If anyone needs evidence that allowing negligent defendants to have court files sealed from public view is wrong, wrong, wrong, they should read this article in the Seattle Times:
Sylvia Lane, a diabetic, lay in her apartment bed in Lynnwood, comatose and alone, her blood and brain in desperate need of sugar.
But the medical device she’d just received instead kept pumping insulin into her body, pumping and pumping, starving her brain and making it more unlikely she would ever wake up.
Lane was 17 weeks pregnant. Her husband was on an aircraft carrier, halfway round the world. Relatives were calling but getting no answer.
The pump, about the size of a cellphone, had a safety feature designed to stop the insulin flow in emergencies like this. But the feature wasn’t on. The pump had been shipped to Lane with the option turned off, and the device’s instructional video devoted only 15 seconds to it, saying nothing about why the feature should be used.
Ultimately, Lane suffered severe and permanent brain damage. Her family sued Medtronic Inc. — the parent company of the pump’s manufacturer — alleging the pump was unsafe. Medtronic had already sold 150,000 insulin pumps in the United States.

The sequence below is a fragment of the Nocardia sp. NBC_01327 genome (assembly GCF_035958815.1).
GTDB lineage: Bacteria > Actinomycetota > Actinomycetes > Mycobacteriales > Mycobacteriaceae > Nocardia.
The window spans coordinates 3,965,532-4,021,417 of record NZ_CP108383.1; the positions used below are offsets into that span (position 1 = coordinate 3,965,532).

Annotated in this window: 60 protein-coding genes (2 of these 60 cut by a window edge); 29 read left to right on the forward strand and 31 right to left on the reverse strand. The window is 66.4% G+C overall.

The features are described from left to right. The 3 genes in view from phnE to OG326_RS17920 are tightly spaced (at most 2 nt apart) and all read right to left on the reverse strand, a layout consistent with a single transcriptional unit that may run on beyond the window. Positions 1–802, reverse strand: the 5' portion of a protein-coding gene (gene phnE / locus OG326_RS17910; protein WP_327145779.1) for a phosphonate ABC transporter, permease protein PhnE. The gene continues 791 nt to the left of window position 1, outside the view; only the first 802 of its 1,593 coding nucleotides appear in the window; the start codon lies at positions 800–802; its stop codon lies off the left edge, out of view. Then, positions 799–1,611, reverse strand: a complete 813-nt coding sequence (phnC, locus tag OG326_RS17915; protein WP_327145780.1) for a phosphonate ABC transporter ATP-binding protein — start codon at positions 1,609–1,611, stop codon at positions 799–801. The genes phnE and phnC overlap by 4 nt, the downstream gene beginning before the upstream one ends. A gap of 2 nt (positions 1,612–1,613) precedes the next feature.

What happened to Sylvia Lane could have yielded insight into the pump’s design and instructions, alerting patients and health-care providers to the importance of this safety feature, originally called a “Deadman’s Switch.”
But when Medtronic settled the lawsuit three years ago, the entire court file was improperly sealed, hiding every allegation and discovery behind an electronic password.
What’s more, Medtronic failed to disclose Lane’s injury to the federal government, which uses such reports to spot problems with medical devices and to protect the public.
Lawsuits and regulatory reports allow patterns to emerge and warnings to sound. Here, there was merely secrecy and silence.